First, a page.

I'll never forget my colleagues because they were tremendous. I am still in touch with several via email. Their talent and devotion during the decades were rewarded with three team Pulitzer Prizes and a fourth for John S. Knight's compilation of columns. What a newsroom team we had!!!
      Merleen and I enjoy chartered bus trips to see a wide range of locations throughout the eastern U.S. and also visiting with our youngest son and his family in Joliet, Illinois.
      We have been to the National Gospel Quartet Convention and spent time with former high school classmates scattered around the country.
      We have lived in Perry Township in the home we had built in 1975 to raise our brood. We also have a year-round home at Guilford Lake State Park between Salem and Lisbon, where we enjoy boating, cooking out on the deck and sharing life with friends and neighbors. Just a simple phone call is all you need to let us know you'd like to visit and make sure we'll be there.
      My email address is , and my new twitter address is davis_mediaman. You can call my cellphone at 330-575-2926 between 9 a.m. and 10 p.m. (We no longer are early risers... unless there is a hot a.m. bingo game nearby. LOL)
George Davis

Sunday, May 18, 2014

Saturday, May 17, 2014

NYT publisher: Abramson 10% above compensation of her predecessor

New York Times Publisher Arthur Sulzberger, Jr. said that fired executive editor Jill Abramson was making 10% more than her predecessor, Bill Keller, contrary to reports that Abramson was fired because she demanded equal pay to her male counterparts.

Said Sulzberger: “I decided that Jill could no longer remain as executive editor for reasons having nothing to do with pay or gender.

To read the article, click on  
CNN fires news editor over plagiarism

CNN fired a news editor that it said plagiarized at least 50 stories, mostly from Reuters, during her six months with the cable network.

Marie-Louise Gumuchian, who reported on Africa, Europe and the Middle East from CNN's London bureau, was terminated after one of her stories was flagged during the editing process last week.

An internal investigation uncovered "about 50 published stories" that contained plagiarized material, according to CNN.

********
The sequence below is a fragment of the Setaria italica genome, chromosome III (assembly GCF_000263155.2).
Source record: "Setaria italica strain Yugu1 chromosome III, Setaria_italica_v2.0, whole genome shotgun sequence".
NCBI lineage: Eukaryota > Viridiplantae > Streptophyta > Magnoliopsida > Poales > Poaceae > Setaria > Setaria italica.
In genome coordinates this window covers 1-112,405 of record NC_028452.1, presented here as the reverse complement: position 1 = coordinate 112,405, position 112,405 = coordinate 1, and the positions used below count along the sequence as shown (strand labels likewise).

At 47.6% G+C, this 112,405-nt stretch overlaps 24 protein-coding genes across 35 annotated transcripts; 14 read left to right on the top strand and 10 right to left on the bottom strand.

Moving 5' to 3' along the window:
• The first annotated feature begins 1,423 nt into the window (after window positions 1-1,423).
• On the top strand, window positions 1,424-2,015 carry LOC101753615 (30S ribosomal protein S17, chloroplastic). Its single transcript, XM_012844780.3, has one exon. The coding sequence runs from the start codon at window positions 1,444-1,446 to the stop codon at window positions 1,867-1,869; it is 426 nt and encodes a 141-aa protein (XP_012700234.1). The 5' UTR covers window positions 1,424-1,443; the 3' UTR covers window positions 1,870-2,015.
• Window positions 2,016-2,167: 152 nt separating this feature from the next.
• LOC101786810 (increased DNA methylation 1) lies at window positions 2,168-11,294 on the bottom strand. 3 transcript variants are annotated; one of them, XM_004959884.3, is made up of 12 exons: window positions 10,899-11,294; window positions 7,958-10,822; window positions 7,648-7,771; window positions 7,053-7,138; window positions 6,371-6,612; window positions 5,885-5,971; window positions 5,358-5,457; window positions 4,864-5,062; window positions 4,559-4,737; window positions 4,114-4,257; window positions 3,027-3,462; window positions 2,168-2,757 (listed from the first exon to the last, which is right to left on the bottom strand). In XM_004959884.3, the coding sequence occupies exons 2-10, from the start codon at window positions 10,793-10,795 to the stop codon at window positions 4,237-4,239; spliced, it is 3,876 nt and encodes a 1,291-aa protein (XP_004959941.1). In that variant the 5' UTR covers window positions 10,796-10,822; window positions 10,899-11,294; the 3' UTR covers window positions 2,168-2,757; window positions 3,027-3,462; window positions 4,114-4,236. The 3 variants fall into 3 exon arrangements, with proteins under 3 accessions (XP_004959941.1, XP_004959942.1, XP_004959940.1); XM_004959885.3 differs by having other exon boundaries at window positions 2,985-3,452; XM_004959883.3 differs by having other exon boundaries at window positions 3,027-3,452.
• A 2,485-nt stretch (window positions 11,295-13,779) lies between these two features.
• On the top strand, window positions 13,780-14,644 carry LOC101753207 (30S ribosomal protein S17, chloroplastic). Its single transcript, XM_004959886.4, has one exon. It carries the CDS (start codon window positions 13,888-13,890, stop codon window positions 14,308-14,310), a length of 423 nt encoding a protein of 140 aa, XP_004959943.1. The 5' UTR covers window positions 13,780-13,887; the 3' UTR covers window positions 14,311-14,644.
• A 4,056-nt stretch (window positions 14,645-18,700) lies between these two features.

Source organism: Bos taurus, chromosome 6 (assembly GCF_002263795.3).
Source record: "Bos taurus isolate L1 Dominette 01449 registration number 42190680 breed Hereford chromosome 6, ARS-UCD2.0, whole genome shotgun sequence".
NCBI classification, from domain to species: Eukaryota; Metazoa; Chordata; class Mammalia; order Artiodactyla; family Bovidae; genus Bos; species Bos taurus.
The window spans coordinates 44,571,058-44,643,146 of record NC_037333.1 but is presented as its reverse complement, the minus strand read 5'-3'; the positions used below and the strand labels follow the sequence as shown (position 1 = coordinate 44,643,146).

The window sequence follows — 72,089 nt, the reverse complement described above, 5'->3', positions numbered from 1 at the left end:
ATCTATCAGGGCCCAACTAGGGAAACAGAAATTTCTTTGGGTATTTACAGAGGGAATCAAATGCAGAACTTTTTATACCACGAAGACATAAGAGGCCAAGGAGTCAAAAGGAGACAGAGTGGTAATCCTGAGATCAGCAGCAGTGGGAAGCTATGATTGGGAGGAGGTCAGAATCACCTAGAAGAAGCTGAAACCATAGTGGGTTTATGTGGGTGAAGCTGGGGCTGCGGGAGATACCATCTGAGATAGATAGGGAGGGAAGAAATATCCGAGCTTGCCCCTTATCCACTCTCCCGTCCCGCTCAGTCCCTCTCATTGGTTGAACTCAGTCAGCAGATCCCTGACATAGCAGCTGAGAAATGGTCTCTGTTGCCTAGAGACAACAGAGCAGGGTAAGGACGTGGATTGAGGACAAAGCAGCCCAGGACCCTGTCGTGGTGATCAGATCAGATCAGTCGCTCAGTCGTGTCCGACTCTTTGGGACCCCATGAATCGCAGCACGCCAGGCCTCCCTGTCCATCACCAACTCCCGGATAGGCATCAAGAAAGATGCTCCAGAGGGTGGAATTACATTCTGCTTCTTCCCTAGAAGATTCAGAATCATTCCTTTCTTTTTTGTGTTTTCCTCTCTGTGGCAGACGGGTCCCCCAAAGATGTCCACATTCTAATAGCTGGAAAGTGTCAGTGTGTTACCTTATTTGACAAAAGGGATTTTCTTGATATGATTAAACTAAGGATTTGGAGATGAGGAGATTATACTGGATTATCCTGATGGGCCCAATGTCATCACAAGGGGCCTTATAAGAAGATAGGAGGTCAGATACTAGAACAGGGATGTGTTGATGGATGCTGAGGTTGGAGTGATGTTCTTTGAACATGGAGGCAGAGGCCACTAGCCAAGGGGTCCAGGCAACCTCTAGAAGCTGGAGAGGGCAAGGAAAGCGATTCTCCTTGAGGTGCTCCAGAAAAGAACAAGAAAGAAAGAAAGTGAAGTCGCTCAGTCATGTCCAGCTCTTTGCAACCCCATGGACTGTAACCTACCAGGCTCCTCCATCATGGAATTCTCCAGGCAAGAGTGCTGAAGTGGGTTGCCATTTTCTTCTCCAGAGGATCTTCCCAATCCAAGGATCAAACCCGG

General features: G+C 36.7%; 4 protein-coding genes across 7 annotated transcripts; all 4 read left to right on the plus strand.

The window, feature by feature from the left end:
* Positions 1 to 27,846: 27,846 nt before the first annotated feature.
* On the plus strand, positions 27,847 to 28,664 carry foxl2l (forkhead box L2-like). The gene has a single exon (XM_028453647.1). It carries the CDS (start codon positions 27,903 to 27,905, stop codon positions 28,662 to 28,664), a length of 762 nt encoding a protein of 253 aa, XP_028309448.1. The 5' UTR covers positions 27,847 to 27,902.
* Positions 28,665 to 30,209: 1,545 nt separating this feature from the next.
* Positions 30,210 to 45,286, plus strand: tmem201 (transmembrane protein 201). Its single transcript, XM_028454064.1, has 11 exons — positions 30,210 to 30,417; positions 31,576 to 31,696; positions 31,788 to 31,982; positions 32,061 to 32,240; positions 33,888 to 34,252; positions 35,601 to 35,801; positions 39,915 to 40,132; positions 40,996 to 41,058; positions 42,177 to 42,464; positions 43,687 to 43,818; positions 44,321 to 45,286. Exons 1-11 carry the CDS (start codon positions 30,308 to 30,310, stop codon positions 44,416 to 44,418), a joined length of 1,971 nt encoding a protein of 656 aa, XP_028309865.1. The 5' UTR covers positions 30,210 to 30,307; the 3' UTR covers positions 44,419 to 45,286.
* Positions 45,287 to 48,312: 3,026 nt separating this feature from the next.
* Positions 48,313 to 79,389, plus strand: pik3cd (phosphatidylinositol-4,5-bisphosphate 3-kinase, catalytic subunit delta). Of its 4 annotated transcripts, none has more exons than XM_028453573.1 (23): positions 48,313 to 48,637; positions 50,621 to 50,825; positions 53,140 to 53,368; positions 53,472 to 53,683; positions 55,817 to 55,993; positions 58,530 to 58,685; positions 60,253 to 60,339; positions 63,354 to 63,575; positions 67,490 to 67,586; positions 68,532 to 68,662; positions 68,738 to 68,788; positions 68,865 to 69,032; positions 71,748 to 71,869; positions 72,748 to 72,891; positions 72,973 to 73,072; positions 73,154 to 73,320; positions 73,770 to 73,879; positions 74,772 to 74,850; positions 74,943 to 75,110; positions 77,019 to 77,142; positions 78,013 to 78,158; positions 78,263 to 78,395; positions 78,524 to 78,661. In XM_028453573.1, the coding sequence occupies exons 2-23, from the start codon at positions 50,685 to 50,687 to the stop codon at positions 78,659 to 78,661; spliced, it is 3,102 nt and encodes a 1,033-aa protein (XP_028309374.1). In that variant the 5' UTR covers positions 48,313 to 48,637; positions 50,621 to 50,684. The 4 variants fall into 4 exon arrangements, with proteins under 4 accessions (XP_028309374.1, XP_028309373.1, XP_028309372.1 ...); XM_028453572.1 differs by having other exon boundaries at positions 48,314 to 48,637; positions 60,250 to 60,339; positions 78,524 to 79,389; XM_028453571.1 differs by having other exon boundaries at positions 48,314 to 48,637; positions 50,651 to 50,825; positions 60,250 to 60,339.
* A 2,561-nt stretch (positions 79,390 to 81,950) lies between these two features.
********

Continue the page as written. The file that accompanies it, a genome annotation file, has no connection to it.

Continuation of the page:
Apparently, Ms. Gumuchian isn’t the only one who can Google stories by topic. A CNN copy editor did and found Ms. Gumuchian’s phrase verbatim in a Reuters story. Further Googles turned up more than 100 instances of plagiarized sentences/graphs.

And CNN still has editors. Unlike too many newspapers who slashed so many watchdogs of their stories.

To see the article, click on

Patrick Carney’s dad gets 
the spotlight this time

Now that he’s retired from the BJ, after taking the buyout, reporter Jim Carney has time to do things like be interviewed on WONE radio on Friday.

One of the WONE guys, Edward Esposito, posted: “Great having James Carney join us this morning on the WONE radio show. We talked Black Keys.”

Black Keys, of course, is the Grammy-winning rock band with Jim’s son, Patrick Carney, and Patrick’s Firestone High fellow grad, Dan Auerbach.

Posted BJ reporter Katie Byard, Jim’s wife: “So awesome to hear the guy with radio roots on the radio again.”

Jim was WONE’s secret guest. I think listeners are supposed to find the secret guest and the average brown guy and win a prize. They were found.

The other WONE guys on the morning show are Jeff Kinzbach and Brad Russell.

Thursday, May 15, 2014

Dueling skunks to bid on Inquirer

The two main owners of the Philadelphia Inquirer are in a pissing match (conjure up an image of two skunks doing the deed) and a judge has scheduled an auction for May 28 ($77 million cash minimum.

Only the owners are allowed to bid.

South Jersey political power and wealthy insurance executive George Norcross is in one sewer, with former New Jersey Net owner Lewis Katz in another.

To read the ugly, tangled mess – as if newspaper don’t have enough problems when the owners get along – click on

Best-dressed BJ photog? It’s a tie